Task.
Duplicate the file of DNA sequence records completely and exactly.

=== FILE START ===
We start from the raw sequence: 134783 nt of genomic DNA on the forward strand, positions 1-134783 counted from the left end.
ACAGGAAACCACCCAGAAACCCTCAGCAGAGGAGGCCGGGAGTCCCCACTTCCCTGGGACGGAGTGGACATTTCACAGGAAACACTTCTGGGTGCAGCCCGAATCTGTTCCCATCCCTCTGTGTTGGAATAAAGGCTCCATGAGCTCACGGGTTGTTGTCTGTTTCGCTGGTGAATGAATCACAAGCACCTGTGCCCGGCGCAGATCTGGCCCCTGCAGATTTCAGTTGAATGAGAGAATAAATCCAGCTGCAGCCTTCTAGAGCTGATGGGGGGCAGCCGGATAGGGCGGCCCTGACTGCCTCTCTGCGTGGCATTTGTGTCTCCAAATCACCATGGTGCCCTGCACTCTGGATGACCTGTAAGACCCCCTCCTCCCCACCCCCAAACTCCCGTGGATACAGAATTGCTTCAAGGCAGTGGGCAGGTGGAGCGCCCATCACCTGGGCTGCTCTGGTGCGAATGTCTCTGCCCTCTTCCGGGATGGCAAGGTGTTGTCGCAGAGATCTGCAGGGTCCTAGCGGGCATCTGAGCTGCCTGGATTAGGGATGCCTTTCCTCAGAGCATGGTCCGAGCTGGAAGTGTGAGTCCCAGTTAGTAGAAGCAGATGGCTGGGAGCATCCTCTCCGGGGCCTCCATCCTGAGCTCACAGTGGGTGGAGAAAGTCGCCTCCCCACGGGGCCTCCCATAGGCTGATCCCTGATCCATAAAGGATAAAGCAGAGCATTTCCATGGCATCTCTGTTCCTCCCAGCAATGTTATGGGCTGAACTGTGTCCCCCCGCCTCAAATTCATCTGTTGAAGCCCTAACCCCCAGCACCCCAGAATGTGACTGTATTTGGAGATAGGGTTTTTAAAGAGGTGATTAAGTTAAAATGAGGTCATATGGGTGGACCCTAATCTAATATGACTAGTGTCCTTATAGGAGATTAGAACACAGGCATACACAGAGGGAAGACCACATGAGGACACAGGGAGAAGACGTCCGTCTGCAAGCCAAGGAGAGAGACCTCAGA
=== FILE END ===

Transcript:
We start from the raw sequence: 134783 nt of genomic DNA on the forward strand, positions 1-134783 counted from the left end.
ACAGGAAACCACCCAGAAACCCTCAGCAGAGGAGGCCGGGAGTCCCCACTTCCCTGGGACGGAGTGGACATTTCACAGGAAACACTTCTGGGTGCAGCCCGAATCTGTTCCCATCCCTCTGTGTTGGAATAAAGGCTCCATGAGCTCACGGGTTGTTGTCTGTTTCGCTGGTGAATGAATCACAAGCACCTGTGCCCGGCGCAGATCTGGCCCCTGCAGATTTCAGTTGAATGAGAGAATAAATCCAGCTGCAGCCTTCTAGAGCTGATGGGGGGCAGCCGGATAGGGCGGCCCTGACTGCCTCTCTGCGTGGCATTTGTGTCTCCAAATCACCATGGTGCCCTGCACTCTGGATGACCTGTAAGACCCCCTCCTCCCCACCCCCAAACTCCCGTGGATACAGAATTGCTTCAAGGCAGTGGGCAGGTGGAGCGCCCATCACCTGGGCTGCTCTGGTGCGAATGTCTCTGCCCTCTTCCGGGATGGCAAGGTGTTGTCGCAGAGATCTGCAGGGTCCTAGCGGGCATCTGAGCTGCCTGGATTAGGGATGCCTTTCCTCAGAGCATGGTCCGAGCTGGAAGTGTGAGTCCCAGTTAGTAGAAGCAGATGGCTGGGAGCATCCTCTCCGGGGCCTCCATCCTGAGCTCACAGTGGGTGGAGAAAGTCGCCTCCCCACGGGGCCTCCCATAGGCTGATCCCTGATCCATAAAGGATAAAGCAGAGCATTTCCATGGCATCTCTGTTCCTCCCAGCAATGTTATGGGCTGAACTGTGTCCCCCCGCCTCAAATTCATCTGTTGAAGCCCTAACCCCCAGCACCCCAGAATGTGACTGTATTTGGAGATAGGGTTTTTAAAGAGGTGATTAAGTTAAAATGAGGTCATATGGGTGGACCCTAATCTAATATGACTAGTGTCCTTATAGGAGATTAGAACACAGGCATACACAGAGGGAAGACCACATGAGGACACAGGGAGAAGACGTCCGTCTGCAAGCCAAGGAGAGAGACCTCAGA